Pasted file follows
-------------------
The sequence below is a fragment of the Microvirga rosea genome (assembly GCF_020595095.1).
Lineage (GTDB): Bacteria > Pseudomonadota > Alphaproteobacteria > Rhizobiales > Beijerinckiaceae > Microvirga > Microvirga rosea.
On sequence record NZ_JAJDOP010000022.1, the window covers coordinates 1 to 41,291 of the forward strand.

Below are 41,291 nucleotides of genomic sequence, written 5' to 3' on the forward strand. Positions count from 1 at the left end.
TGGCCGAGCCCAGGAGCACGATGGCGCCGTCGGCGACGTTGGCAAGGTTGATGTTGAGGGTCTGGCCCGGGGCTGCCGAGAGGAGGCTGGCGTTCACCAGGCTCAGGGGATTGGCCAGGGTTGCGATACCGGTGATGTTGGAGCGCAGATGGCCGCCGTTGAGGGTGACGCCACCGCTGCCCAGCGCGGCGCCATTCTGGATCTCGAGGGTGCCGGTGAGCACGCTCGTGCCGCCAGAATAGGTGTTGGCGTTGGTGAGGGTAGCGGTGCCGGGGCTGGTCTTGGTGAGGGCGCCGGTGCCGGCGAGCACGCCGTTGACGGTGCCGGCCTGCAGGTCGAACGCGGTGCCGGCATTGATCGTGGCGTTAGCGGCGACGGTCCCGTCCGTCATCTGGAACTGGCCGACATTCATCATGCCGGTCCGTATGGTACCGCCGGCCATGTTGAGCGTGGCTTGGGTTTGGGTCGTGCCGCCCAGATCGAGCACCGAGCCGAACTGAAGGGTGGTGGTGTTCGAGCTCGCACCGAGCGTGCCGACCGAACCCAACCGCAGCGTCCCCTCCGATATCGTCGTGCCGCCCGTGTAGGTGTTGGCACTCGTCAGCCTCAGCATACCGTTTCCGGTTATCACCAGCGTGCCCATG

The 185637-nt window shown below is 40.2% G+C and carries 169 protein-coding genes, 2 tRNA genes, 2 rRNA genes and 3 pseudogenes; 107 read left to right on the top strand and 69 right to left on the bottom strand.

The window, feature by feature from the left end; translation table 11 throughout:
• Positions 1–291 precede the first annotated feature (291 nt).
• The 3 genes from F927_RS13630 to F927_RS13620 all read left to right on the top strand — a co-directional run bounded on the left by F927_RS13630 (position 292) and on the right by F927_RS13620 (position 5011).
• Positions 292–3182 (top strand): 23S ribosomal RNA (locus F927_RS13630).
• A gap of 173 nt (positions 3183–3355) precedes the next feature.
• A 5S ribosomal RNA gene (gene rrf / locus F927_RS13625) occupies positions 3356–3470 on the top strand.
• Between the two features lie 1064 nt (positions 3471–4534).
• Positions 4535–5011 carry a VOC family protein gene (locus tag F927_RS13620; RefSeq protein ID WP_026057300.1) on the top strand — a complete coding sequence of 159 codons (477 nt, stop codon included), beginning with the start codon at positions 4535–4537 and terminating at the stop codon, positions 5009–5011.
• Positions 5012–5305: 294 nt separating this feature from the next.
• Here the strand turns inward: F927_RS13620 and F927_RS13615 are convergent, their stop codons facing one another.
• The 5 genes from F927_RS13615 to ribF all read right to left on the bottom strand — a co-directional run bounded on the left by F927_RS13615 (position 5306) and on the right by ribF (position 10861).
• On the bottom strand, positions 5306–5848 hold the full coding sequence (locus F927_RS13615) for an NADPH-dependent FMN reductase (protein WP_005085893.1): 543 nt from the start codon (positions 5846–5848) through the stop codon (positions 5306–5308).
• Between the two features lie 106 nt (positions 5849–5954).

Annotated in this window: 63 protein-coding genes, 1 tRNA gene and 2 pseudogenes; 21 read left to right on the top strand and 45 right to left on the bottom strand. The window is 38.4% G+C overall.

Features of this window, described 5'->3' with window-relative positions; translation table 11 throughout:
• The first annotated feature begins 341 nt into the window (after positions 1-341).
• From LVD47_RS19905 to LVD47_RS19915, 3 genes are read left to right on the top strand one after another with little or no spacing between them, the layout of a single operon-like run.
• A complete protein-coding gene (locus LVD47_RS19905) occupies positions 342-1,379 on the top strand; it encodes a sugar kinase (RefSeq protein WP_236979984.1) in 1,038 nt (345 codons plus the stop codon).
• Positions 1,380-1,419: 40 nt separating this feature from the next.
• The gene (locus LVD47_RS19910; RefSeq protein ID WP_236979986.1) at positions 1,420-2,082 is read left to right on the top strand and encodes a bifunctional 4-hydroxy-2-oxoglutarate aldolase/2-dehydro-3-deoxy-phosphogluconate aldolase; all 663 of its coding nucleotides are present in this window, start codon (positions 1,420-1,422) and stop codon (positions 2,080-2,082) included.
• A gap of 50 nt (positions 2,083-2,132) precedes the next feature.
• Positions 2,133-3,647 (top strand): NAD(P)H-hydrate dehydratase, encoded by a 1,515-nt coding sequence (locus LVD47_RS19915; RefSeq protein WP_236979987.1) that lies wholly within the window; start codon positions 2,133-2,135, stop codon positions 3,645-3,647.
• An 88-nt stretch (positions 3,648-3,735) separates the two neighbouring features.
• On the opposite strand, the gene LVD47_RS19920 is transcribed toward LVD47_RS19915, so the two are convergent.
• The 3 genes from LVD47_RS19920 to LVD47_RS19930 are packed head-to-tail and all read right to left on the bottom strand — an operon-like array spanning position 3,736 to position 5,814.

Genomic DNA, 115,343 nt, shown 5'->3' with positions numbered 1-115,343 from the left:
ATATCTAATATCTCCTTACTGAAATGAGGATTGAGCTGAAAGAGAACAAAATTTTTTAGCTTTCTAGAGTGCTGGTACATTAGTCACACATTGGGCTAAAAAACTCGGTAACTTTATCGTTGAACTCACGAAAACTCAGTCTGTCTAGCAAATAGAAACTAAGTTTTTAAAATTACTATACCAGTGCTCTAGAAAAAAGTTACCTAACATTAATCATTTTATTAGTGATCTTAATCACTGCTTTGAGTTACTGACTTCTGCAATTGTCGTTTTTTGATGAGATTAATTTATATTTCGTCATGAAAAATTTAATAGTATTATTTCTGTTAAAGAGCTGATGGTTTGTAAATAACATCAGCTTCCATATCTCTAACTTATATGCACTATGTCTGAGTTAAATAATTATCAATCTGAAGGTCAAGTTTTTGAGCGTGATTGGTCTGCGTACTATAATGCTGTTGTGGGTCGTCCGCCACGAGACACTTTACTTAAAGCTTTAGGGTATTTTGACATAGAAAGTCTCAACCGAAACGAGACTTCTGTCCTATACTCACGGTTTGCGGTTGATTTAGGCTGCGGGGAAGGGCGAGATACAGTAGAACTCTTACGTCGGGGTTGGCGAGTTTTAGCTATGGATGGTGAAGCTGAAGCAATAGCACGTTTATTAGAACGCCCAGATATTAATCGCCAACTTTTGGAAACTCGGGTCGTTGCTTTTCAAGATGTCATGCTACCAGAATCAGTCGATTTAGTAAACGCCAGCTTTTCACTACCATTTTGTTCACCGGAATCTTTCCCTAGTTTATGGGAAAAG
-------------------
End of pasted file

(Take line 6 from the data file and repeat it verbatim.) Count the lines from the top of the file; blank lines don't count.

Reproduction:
The 185637-nt window shown below is 40.2% G+C and carries 169 protein-coding genes, 2 tRNA genes, 2 rRNA genes and 3 pseudogenes; 107 read left to right on the top strand and 69 right to left on the bottom strand.